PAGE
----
Deano’s answer to: “What is it like to work as a ‘pusher’ in Tokyo’s subway system?”

A lot, I suppose, like being a Normal Station Attendant or Train Conductor, 90% of the time. There is no “Dedicated Train Pusher” job title on either the Tokyo metropolitan train or subway systems… At least, not anymore(†)!

Train stuffing is a comparatively rare occurrence that happens only during the confluence of two factors:

  • Too many people in the station waiting for trains and, somewhat paradoxically,
  • Too many trains

Walk with me here a minute, and it’ll make more sense. In a single day, the Yamanote line (most famous for the train stuffing effect, and pictured in the Question above) serves 3.5 million riders at 29 stations – by comparison, the entire NYC subway system serves 5 million a day across 26 lines and 468 stations(*).

(Yamanote Line Map courtesy of:… )

Most days, most lines, and most times of day, the Yamanote runs a varying number of trains, which tend to come every 5 minutes or so, maybe as many as 10-12 minutes apart at extreme off peak hours.

During the rush hours, however, trains run on a VERY tight schedule, coming every 2-3 minutes – That’s 24 trains per hour going in one direction, 48 both ways! (red arrows below indicate 7am and 8am commute hours):

(full table @…)

“No problem,” you say, “if they come that often, I’ll just wait for the next one when the first gets too full for comfort”.

Well, my friend, you’re not alone. About 10% of all riders feel the same way. Seeing as that means each train is “comfortably full”, and the trains come every 2 minutes, then after 20 minutes you’ve already got an entire train’s worth of excess riders, waiting for the trains to not be full. Expand that out to the entire rush hour period, and you’re talking more like 3-5 extra train-loads of people, just standing around on the platform.

Adding 3 trains an hour to a schedule that has trains stopping into the station EVERY OTHER MINUTE is… Shall we say… a bit unrealistic, and one might even suggest, incredibly unsafe.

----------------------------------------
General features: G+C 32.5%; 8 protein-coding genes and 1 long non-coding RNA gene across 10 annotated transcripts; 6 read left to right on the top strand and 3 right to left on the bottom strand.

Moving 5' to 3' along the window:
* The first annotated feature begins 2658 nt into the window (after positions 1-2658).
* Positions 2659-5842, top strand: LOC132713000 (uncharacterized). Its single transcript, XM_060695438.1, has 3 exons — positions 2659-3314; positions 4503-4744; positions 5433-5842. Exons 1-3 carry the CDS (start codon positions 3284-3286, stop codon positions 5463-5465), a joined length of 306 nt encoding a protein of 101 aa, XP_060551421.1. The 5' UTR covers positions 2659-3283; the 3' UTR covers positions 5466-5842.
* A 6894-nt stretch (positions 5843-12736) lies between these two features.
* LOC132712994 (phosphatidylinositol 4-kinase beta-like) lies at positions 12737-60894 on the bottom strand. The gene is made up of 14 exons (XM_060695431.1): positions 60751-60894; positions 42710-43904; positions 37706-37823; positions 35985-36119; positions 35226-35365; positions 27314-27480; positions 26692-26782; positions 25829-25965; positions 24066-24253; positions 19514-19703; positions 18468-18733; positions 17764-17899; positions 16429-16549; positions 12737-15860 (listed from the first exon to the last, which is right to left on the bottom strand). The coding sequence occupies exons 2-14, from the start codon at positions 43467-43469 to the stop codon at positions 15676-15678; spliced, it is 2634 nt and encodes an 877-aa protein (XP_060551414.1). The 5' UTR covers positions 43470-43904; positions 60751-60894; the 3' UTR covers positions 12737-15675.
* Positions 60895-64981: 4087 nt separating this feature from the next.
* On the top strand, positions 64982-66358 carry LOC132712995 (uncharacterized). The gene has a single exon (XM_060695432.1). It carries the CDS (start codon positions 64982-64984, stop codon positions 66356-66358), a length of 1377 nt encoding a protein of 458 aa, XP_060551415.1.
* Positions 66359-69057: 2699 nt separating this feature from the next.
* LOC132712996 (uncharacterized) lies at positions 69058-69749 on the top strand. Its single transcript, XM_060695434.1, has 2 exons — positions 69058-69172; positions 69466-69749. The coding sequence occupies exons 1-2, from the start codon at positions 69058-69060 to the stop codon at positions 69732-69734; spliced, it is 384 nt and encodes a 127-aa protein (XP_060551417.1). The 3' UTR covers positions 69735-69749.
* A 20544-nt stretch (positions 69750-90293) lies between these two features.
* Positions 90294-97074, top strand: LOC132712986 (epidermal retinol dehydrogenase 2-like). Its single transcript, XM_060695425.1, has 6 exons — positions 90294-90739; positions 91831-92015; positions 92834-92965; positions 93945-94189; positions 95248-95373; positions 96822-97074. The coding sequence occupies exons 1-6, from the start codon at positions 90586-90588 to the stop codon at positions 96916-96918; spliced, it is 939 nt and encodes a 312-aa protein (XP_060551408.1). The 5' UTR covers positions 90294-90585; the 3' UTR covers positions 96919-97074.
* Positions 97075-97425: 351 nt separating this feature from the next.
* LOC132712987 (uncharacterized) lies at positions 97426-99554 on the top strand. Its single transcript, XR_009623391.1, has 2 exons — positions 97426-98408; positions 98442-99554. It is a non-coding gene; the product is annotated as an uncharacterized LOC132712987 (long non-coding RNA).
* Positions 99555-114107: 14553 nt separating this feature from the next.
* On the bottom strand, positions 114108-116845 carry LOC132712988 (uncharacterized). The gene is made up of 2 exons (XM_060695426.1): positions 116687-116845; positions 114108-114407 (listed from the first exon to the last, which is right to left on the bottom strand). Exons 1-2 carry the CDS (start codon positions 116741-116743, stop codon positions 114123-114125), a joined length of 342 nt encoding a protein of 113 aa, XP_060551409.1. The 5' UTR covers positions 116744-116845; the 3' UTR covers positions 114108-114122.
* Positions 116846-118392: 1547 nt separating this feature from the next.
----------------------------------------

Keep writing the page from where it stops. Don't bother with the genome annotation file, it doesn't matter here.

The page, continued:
Instead, Japan Rail opts for the only other logical solution: train stuffing. People are crushed together, it’s terribly uncomfortable, and even the pervs hate it, because they can’t even be sure they aren’t squeezing man-boobs by mistake. Every ride, you hear about a couple people fainting from the heat/lack of oxygen (yeah, you’re literally pressed up to the point where someone’s coat can suffocate you if you aren’t on the taller side).

Still, you get enough of those 10%ers aboard, and the platform overflow can remain at reasonable levels, which helps prevent:

  • people accidentally bumping fellow passengers onto the tracks,
  • fire hazards and emergency evacuation issues,
  • a fertile hunting ground for pickpockets.

Pictures just don’t cover it, you really need to see these guys in action, to fully understand the issue (video from the Seibu Line shown here depicts ‘suburban’ commuters headed into Tokyo in the morning – the trains don’t run as often as the Yamanote, and as you can see, there is a little more enthusiasm about everyone getting aboard):

These stalwart JR Conductors and Station Attendants do what they must to ensure the safety and security of both their passengers they work for, and the stations they work in. 
And like I said, they do this usually for no more than 60-90 minute bursts, and because of the nature of their job/shift/station rotation, likely have to perform the “pusher” role no more than 2-3 times per week. Given all that, it’s probably fairly easy to just “grin and bear it”, rather than suffering any trauma, stigma, or becoming sadistically addicted to the practice.

(* I’m not this smart, but Wikipedia is:…)

(† On further study, it seems that in the past, there was a distinct position, called “Passenger Arrangement Staff”, filled by part timers and students, but that this role has been integrated with general station attendant/conductor duties… More here, from that brainy Wikipedia:…

What is it like to work as a “pusher” in Tokyo’s subway system?